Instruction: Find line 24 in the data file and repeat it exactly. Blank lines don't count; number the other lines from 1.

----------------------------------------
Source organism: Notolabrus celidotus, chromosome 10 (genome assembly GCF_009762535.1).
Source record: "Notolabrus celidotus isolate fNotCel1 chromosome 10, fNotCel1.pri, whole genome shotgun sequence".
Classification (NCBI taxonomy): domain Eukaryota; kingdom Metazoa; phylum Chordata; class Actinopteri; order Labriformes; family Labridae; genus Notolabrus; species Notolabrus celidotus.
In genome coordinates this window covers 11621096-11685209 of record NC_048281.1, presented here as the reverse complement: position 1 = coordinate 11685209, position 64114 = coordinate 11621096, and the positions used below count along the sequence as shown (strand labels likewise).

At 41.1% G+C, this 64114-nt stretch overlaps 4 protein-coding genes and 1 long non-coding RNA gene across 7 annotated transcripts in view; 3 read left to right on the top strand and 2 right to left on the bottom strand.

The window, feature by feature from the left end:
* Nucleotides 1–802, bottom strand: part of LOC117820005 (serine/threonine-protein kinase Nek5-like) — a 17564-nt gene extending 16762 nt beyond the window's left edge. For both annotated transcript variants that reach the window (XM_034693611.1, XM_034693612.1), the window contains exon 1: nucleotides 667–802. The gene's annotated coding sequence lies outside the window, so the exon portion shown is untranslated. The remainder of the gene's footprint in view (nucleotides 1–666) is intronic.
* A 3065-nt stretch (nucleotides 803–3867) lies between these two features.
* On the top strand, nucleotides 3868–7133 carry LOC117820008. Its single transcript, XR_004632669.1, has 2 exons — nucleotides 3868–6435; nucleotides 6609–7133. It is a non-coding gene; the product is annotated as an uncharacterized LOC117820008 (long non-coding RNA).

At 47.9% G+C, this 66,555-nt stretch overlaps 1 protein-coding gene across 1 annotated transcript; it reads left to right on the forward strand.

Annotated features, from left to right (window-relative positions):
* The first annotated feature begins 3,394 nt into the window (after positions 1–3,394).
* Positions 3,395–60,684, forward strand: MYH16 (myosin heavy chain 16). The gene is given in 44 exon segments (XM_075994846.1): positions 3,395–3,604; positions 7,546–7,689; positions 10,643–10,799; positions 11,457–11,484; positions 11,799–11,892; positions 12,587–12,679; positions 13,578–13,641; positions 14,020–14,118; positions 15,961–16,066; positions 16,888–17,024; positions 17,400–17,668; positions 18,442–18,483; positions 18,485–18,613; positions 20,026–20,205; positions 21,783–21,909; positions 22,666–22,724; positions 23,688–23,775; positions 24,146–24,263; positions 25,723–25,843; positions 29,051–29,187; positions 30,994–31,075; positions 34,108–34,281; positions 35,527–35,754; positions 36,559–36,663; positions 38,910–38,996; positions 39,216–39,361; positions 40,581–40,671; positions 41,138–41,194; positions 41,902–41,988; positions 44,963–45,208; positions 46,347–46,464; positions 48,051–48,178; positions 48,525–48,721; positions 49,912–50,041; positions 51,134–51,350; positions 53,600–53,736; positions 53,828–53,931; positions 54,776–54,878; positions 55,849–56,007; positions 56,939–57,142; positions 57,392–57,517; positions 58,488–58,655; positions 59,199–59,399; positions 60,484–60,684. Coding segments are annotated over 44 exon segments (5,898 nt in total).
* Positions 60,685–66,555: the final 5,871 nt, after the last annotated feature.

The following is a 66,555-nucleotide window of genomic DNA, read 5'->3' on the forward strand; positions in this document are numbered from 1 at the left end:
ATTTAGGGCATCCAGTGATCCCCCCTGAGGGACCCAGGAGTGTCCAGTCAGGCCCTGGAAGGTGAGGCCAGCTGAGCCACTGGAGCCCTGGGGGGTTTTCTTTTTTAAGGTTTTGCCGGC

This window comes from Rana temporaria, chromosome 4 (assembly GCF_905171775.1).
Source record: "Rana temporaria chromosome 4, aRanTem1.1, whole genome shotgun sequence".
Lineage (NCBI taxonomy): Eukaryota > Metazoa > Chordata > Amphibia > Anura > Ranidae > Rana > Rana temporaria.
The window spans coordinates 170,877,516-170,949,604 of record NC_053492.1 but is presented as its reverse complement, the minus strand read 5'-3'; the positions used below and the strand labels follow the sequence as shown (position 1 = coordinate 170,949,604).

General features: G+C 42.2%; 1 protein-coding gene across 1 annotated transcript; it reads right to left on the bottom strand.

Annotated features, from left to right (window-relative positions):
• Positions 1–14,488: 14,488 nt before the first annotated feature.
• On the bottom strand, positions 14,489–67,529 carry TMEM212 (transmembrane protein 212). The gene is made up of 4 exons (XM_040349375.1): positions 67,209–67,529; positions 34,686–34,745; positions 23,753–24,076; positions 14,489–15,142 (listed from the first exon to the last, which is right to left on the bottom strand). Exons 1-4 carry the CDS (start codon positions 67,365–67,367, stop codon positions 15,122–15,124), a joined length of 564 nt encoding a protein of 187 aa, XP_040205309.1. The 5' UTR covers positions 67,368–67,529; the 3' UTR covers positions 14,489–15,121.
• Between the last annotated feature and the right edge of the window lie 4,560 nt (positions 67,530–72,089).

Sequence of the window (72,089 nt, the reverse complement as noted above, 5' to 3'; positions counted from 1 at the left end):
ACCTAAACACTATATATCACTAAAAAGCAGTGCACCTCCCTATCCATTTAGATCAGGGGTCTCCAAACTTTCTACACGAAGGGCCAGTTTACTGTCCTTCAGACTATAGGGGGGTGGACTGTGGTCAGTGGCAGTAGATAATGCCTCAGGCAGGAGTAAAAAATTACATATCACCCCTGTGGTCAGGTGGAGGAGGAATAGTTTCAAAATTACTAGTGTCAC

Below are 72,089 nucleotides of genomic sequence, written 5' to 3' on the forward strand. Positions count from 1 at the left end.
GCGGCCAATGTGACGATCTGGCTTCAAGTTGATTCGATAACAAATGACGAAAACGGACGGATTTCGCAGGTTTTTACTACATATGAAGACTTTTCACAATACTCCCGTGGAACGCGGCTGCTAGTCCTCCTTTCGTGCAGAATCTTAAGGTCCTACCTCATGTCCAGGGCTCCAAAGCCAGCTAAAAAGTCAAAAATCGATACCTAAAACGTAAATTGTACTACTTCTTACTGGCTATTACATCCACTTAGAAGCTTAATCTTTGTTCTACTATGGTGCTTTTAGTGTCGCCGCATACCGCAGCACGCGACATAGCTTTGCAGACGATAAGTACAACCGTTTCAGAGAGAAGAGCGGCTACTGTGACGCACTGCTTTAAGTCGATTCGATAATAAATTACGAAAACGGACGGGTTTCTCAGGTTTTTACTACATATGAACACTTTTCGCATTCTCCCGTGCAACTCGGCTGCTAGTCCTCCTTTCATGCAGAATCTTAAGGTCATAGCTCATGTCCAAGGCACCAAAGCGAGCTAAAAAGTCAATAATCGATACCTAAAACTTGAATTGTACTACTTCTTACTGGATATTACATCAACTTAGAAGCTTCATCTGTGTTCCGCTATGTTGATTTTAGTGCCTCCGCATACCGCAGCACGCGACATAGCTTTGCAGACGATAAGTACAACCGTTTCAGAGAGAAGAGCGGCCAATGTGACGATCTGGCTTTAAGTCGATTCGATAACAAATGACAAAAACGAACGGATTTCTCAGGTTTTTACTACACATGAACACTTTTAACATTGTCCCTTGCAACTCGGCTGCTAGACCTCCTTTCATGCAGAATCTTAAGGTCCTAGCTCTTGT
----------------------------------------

• On the bottom strand, positions 14,489–67,529 carry TMEM212 (transmembrane protein 212). The gene is made up of 4 exons (XM_040349375.1): positions 67,209–67,529; positions 34,686–34,745; positions 23,753–24,076; positions 14,489–15,142 (listed from the first exon to the last, which is right to left on the bottom strand). Exons 1-4 carry the CDS (start codon positions 67,365–67,367, stop codon positions 15,122–15,124), a joined length of 564 nt encoding a protein of 187 aa, XP_040205309.1. The 5' UTR covers positions 67,368–67,529; the 3' UTR covers positions 14,489–15,121.